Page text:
It wasn't Kanan's fault that I supported the Iraq war. It was for wanting to believe so badly in the righteousness of America's terrible swift sword. I wanted to be worthy of the respect of such a brave man as Kanan that I ended up unworthy of it by abandoning rigor.This was the one side of the coin that got talked about a lot -- America's desire to bring justice, freedom, etc. to the world. The other side of the coin, however, was the desire, as Henry Kissinger and others have said, to humiliate. 9/11 was not just a crime to the United States, it was humiliating. Just the language used to describe it -- "19 guys with box cutters bring Hyperpower to it's knees" -- was embarassing. And as much as many Americans never bought in to the direct 9/11=Saddam beguiling, I think Get Your War On struck true when it basically described the first month of the Iraq War as an antidote to 9/11. Sometimes satire really is the best history.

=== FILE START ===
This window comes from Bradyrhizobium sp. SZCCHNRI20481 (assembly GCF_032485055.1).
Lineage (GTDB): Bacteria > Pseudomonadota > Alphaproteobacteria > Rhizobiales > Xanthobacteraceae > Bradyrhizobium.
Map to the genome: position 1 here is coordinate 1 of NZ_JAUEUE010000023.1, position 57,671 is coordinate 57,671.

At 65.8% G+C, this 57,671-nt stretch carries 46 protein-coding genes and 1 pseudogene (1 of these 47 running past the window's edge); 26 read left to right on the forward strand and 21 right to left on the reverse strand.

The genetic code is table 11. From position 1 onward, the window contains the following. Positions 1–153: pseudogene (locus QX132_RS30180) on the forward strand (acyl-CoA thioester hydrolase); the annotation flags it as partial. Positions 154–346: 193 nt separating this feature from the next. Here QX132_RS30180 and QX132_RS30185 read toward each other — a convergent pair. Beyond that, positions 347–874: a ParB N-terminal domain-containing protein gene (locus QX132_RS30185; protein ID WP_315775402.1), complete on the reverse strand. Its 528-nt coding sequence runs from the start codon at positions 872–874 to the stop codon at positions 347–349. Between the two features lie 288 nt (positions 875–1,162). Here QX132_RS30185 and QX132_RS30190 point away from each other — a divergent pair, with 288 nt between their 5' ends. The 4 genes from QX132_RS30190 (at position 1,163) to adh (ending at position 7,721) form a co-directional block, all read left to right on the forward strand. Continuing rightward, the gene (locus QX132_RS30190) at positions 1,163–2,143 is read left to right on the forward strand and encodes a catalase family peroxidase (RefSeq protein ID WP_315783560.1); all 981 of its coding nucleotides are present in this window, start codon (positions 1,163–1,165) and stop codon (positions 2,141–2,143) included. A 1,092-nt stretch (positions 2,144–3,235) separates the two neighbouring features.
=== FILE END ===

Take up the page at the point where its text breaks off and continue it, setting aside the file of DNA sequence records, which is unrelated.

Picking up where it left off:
But both the humiliation of 9/11 and the missionary zeal of the Iraq War stem from the same root -- the illusion of omnipotence. It's probably true that any country would have reacted with murderous rage at a 9/11-style attack, and I don't begrudge the Americans their rage at all. But it was humiliating because America's "defense" budget was seen to be useless at the actual job of defense.
After the rage cooled, America could have turned humiliation to humility, but instead chose to try and create an Arab Switzerland instead -- and Tom Friedman still thinks this was possible, showing how enduring the hallucination is. For the hegemon, nothing is more threatening -- including the deaths of thousands of your own citizens -- than admitting limits to your power.